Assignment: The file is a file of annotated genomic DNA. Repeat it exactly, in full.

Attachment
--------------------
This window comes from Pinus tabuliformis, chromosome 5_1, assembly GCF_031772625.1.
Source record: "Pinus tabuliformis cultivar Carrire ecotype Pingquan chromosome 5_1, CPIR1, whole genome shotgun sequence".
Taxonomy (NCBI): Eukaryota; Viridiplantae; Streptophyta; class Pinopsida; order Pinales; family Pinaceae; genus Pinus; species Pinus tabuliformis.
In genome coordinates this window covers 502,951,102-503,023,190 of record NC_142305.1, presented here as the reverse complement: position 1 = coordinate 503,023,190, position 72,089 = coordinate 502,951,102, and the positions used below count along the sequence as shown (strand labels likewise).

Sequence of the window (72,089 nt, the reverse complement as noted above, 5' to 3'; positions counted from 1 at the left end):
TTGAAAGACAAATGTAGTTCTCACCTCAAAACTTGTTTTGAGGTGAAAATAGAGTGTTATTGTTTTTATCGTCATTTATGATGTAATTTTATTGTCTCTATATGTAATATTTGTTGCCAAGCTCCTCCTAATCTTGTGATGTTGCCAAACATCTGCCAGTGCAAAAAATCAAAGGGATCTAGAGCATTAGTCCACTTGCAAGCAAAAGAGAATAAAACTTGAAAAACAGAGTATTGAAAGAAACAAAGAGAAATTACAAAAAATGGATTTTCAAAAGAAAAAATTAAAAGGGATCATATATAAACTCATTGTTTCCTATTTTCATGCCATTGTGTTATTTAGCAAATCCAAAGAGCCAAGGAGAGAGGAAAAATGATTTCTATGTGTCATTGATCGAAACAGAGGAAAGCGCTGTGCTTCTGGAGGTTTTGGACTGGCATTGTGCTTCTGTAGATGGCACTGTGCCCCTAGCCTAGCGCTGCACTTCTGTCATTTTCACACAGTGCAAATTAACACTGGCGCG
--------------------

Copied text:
This window comes from Pinus tabuliformis, chromosome 5_1, assembly GCF_031772625.1.
Source record: "Pinus tabuliformis cultivar Carrire ecotype Pingquan chromosome 5_1, CPIR1, whole genome shotgun sequence".
Taxonomy (NCBI): Eukaryota; Viridiplantae; Streptophyta; class Pinopsida; order Pinales; family Pinaceae; genus Pinus; species Pinus tabuliformis.
In genome coordinates this window covers 502,951,102-503,023,190 of record NC_142305.1, presented here as the reverse complement: position 1 = coordinate 503,023,190, position 72,089 = coordinate 502,951,102, and the positions used below count along the sequence as shown (strand labels likewise).

Sequence of the window (72,089 nt, the reverse complement as noted above, 5' to 3'; positions counted from 1 at the left end):
TTGAAAGACAAATGTAGTTCTCACCTCAAAACTTGTTTTGAGGTGAAAATAGAGTGTTATTGTTTTTATCGTCATTTATGATGTAATTTTATTGTCTCTATATGTAATATTTGTTGCCAAGCTCCTCCTAATCTTGTGATGTTGCCAAACATCTGCCAGTGCAAAAAATCAAAGGGATCTAGAGCATTAGTCCACTTGCAAGCAAAAGAGAATAAAACTTGAAAAACAGAGTATTGAAAGAAACAAAGAGAAATTACAAAAAATGGATTTTCAAAAGAAAAAATTAAAAGGGATCATATATAAACTCATTGTTTCCTATTTTCATGCCATTGTGTTATTTAGCAAATCCAAAGAGCCAAGGAGAGAGGAAAAATGATTTCTATGTGTCATTGATCGAAACAGAGGAAAGCGCTGTGCTTCTGGAGGTTTTGGACTGGCATTGTGCTTCTGTAGATGGCACTGTGCCCCTAGCCTAGCGCTGCACTTCTGTCATTTTCACACAGTGCAAATTAACACTGGCGCG